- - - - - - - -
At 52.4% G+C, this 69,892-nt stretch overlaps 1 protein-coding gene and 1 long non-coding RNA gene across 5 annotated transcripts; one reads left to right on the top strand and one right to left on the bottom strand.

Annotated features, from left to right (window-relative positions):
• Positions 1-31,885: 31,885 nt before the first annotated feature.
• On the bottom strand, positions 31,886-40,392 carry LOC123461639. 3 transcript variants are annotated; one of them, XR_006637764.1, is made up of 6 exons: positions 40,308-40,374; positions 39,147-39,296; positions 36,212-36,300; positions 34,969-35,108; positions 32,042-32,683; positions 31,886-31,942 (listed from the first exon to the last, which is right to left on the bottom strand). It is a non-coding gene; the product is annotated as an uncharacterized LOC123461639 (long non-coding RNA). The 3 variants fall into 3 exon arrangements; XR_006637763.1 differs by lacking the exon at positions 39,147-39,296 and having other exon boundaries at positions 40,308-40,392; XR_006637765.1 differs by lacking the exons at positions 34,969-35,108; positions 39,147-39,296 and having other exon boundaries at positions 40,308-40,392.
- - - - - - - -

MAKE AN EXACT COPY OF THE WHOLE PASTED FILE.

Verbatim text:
At 52.4% G+C, this 69,892-nt stretch overlaps 1 protein-coding gene and 1 long non-coding RNA gene across 5 annotated transcripts; one reads left to right on the top strand and one right to left on the bottom strand.

Annotated features, from left to right (window-relative positions):
• Positions 1-31,885: 31,885 nt before the first annotated feature.
• On the bottom strand, positions 31,886-40,392 carry LOC123461639. 3 transcript variants are annotated; one of them, XR_006637764.1, is made up of 6 exons: positions 40,308-40,374; positions 39,147-39,296; positions 36,212-36,300; positions 34,969-35,108; positions 32,042-32,683; positions 31,886-31,942 (listed from the first exon to the last, which is right to left on the bottom strand). It is a non-coding gene; the product is annotated as an uncharacterized LOC123461639 (long non-coding RNA). The 3 variants fall into 3 exon arrangements; XR_006637763.1 differs by lacking the exon at positions 39,147-39,296 and having other exon boundaries at positions 40,308-40,392; XR_006637765.1 differs by lacking the exons at positions 34,969-35,108; positions 39,147-39,296 and having other exon boundaries at positions 40,308-40,392.